Three-Day Drive in Normandy
Published: September 2010
By Yolanda Edwards
This classic itinerary takes in the best of Normandy—from historical sites to harbor towns—in just three days.
An easy long weekend from Paris, Normandy can be at its best in the fall, when the crowds have gone and the market towns are flush with the harvest. Rent a 1950’s Citroën from Vintage Roads (three-day rentals from $540), which will deliver your car anywhere in Paris for a $65 fee. Follow signs west for the Normandy-bound A13, and within an hour you’ll reach the exit for Vernon, a few miles from Giverny. Yes, it’s touristy, but how can you miss the chance to see the Claude Monet Foundation and its gardens? The grounds stay open till November 1 and are ablaze in autumn hues. Avoid the tour buses and break for a meal at the Ancien Hôtel Restaurant Baudy (lunch for two $59).
After lunch, drive an hour northwest to Rouen, most famous as the site where Joan of Arc was burned at the stake. Head to the medieval center and park in the underground garage below the Place du Vieux Marché; you’ll emerge right into the farmers’ market (open daily except Monday) and near the Joan of Arc memorial. Meander along the pedestrian-only cobblestoned streets to Notre-Dame Cathedral, the massive 14th-century clock known as the Gros-Horloge, and La Chocolatière—the local specialty is a layered praline paillardise. Get back on the road for an hour’s drive west to the 17th-century port of Honfleur and check in at the Hôtel des Loges (doubles from $143), made up of three fishermen’s houses. For dinner order the baked-Camembert salad at Au Bouillon Normand (three-course prix fixe dinner for two $68).
If the next day happens to be a Wednesday, check out the organic farmers’ market in the Place Ste.-Catherine and pick up some local cheeses and Calvados before heading out of town. Drive due west 10 miles toward Trouville-sur-Mer, immortalized in the 1958 film Gigi—it may not be as well known as its famous neighbor, Deauville, but it has much more down-to-earth charm. Order a bowl of moules frites at Le Galatée (lunch for two $42). Then do a Deauville drive-by, stopping for tea at the Normandy Barrière (tea for two $12) and cruising past the windows of all the high-end stores (this town is often referred to as Paris’s 21st Arrondissement). Continue west about 55 miles to Asnelles—a blink-and-you’ll-miss-it village with a shop called Les Sablés d’Asnelles that specializes in butter biscuits. End the day in Port-en-Bessin, an unspoiled fishing town where you can score some of the best Breton striped shirts at Port Marine and savor a fruits de mer platter at Le Bistrot d’à Côté (dinner for two $94). Your hotel for the evening: Château La Chenevière (doubles from $265), an 18th-century former residence set in expansive gardens.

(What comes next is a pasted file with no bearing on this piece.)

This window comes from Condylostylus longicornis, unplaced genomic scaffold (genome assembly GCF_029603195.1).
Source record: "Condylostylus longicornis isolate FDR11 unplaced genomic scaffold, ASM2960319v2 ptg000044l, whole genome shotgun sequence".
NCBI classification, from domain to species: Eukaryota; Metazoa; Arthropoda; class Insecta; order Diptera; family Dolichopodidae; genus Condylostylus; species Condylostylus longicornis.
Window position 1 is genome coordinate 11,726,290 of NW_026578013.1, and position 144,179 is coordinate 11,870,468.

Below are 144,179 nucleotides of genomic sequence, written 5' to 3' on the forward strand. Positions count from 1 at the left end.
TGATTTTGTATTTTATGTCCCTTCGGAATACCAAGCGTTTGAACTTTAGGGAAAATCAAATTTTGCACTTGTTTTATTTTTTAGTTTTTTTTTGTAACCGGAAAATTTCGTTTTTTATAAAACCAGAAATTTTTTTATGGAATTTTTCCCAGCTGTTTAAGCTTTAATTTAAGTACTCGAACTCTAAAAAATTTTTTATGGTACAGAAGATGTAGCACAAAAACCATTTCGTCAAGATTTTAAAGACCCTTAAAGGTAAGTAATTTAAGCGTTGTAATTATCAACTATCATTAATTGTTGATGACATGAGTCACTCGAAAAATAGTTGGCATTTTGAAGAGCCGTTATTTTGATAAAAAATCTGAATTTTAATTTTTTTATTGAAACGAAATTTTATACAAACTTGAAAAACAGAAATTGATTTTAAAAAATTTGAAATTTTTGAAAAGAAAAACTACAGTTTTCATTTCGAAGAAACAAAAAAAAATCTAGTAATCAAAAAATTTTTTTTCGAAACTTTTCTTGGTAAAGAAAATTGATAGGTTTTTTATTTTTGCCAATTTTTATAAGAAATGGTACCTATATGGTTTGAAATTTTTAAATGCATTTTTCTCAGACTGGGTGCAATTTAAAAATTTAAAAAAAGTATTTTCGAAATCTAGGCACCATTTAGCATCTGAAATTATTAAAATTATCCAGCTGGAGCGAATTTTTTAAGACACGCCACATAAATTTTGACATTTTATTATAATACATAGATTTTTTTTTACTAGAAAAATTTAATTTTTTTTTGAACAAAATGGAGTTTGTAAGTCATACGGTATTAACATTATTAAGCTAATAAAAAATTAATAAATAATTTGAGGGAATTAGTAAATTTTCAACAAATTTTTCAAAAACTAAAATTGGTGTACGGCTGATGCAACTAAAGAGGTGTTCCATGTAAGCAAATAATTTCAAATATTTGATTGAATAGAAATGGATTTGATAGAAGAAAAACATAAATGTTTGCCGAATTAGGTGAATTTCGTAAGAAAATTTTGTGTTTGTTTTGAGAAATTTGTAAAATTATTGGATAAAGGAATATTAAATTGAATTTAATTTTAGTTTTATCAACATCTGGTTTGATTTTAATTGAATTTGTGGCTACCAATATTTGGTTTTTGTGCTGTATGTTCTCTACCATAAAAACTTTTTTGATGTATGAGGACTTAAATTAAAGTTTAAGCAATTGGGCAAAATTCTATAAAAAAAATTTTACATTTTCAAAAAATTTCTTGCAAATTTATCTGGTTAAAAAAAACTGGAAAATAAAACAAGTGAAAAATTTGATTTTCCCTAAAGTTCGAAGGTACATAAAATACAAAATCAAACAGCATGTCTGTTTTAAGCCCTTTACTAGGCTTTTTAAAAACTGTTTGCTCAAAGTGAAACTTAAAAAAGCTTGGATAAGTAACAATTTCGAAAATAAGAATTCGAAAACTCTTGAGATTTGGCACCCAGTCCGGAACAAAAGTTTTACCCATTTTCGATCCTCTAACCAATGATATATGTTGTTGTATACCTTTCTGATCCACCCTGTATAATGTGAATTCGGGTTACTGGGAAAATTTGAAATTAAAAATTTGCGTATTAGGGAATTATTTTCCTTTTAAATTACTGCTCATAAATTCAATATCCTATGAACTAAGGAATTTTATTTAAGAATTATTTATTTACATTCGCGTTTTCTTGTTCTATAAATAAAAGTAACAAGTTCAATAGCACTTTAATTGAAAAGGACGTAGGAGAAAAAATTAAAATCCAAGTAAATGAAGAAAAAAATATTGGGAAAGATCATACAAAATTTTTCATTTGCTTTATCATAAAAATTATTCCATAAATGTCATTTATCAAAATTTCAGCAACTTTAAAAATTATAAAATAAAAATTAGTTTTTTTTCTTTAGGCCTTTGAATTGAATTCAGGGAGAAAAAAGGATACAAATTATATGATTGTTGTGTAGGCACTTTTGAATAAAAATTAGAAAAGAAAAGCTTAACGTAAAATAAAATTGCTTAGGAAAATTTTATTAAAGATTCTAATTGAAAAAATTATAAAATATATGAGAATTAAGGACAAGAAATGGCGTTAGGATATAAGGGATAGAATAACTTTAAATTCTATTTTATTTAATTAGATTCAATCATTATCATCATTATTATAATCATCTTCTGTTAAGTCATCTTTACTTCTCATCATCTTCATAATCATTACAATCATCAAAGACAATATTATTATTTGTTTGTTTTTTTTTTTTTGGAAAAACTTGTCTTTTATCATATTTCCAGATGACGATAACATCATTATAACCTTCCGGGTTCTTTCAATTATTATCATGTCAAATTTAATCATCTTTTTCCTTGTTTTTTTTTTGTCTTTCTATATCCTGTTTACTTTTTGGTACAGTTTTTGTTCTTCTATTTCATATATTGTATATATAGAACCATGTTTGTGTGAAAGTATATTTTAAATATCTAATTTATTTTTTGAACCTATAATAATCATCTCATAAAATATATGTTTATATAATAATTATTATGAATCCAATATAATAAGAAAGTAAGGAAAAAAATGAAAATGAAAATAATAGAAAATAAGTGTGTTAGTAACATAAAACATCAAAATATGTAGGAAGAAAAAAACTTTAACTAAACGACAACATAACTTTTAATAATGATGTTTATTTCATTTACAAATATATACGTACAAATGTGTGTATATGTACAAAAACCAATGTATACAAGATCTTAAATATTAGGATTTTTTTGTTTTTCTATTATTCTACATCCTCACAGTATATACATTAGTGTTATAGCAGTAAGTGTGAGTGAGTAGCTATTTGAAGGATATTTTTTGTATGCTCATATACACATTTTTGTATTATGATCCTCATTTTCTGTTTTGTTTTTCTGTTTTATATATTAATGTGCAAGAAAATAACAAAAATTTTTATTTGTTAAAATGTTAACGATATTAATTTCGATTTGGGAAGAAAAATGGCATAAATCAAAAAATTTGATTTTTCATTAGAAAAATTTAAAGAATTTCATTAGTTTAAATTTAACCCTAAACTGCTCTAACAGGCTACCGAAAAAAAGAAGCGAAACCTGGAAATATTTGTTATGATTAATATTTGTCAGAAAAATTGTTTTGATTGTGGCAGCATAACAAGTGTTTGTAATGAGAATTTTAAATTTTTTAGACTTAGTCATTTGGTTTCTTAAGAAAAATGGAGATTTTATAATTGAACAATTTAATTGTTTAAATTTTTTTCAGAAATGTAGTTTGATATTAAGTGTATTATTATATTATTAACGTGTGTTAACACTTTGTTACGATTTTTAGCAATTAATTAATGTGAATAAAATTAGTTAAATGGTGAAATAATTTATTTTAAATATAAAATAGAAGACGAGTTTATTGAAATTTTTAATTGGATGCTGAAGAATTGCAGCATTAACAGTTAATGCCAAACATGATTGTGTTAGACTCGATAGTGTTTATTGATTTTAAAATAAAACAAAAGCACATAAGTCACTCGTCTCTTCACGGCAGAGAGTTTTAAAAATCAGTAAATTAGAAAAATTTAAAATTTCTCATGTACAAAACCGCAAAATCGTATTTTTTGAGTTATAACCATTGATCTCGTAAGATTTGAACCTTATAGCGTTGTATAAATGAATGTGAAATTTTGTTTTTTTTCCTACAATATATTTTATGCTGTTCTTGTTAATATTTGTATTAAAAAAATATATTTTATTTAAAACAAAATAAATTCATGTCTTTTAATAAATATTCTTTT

The following morning, head inland five miles to Bayeux and start the day with breakfast at the patisserie La Reine Mathilde (breakfast for two $15). Don’t miss the 11th-century Bayeux Tapestry, a 230-foot-long feat of embroidery that depicts the Norman conquest of England. Back on the coast, Omaha Beach and the Normandy American Cemetery are deeply moving reminders of the Allied landing on D-Day during World War II. Five miles west of Omaha Beach, the cliff-top Pointe du Hoc was another important Allied landing site that is now one of the region’s most scenic lookouts.
Last stop: the Cotentin Peninsula, known for its lively fishing ports and picturesque villages. In Barfleur, a little more than an hour’s drive from Pointe du Hoc, you can indulge in yet another seafood platter during an early dinner at Le Moderne (dinner for two $50). Then cross to the western side of the peninsula, about 35 miles away, to the town of Carteret. Bed down for the night in the cheerful Hôtel des Ormes (doubles from $170), and let the sounds of the sea lull you to sleep.
Yolanda Edwards writes the family-travel blog Travels with Clara and is the cofounder of the online lifestyle guide Momfilter.